Can I take an early distribution from my IRA to buy a mobile home that doesn't have a traditional mortgage? How do I prove it was used for that and avoid the 10% penalty?
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richardtia
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Can I take an early distribution from my IRA to buy a mobile home that doesn't have a traditional mortgage? How do I prove it was used for that and avoid the 10% penalty?

 
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Anonymous
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Can I take an early distribution from my IRA to buy a mobile home that doesn't have a traditional mortgage? How do I prove it was used for that and avoid the 10% penalty?

Once you withdraw your contributions, you can take out up to $10,000 for a first-time home purchase – without paying the 10% penalty. As an added bonus, if you’ve had the Roth IRA for at least five years, the withdrawn earnings are tax-free; if it’s less than five years old, the earnings are taxable.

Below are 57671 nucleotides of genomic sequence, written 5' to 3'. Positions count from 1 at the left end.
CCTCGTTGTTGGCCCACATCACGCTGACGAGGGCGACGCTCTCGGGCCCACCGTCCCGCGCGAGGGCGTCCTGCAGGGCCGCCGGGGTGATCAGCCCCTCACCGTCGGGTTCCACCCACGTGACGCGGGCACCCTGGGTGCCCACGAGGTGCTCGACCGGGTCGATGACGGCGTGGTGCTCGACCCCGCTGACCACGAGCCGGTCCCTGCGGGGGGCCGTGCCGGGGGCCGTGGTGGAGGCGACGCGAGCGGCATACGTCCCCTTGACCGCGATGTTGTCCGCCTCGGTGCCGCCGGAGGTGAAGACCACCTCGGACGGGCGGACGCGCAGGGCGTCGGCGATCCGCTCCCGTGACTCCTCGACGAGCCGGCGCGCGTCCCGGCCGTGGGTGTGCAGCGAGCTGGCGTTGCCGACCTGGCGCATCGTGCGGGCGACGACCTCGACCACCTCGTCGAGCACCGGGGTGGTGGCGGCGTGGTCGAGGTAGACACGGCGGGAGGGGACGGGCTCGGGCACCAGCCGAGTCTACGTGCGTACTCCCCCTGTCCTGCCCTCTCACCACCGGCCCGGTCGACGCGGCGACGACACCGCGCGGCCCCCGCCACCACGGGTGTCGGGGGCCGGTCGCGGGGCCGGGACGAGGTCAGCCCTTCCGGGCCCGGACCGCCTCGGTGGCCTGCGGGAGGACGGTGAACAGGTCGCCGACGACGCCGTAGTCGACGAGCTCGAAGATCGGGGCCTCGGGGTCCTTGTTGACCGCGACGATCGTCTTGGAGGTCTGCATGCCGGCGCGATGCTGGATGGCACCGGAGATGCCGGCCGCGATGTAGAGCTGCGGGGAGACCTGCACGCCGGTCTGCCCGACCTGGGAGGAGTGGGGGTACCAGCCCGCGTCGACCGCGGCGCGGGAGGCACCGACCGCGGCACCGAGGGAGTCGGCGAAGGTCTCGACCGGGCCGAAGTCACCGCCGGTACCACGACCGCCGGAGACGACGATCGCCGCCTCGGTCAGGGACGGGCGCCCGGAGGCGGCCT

You are considered a first-time homebuyer if you haven’t owned a home (or had financial interest in one) at any point during the last two years. So, even if you owned a house at some point in the past – say, five years ago – you may well meet the first-time buyer requirement.


The rules differ depending on which type of IRA you have. If you qualify as a first-time homebuyer, you can withdraw up to $10,000 from your traditional IRA to help cover the costs of buying a home. Your spouse can also withdraw up to $10,000 from his or her IRA (remember, IRAs are individual retirement accounts; you don’t “share” them with a spouse). Remember that even though you’ll avoid the 10% early withdrawal penalty, you’ll still owe income tax on any amount you (and your spouse) withdraw.

The rules are a bit different with a Roth IRA. You can withdraw contributions you’ve made to your Roth IRA tax-free and penalty-free at any time, for any reason (this is because you’ve already paid taxes on the contributions). Once you withdraw your contributions, you can take out up to $10,000 of your earnings for a first-time home purchase – without paying the 10% penalty. As an added bonus, if you’ve had the Roth IRA for at least five years, the withdrawn earnings are tax-free; if it’s less than five years old, the earnings are taxable.


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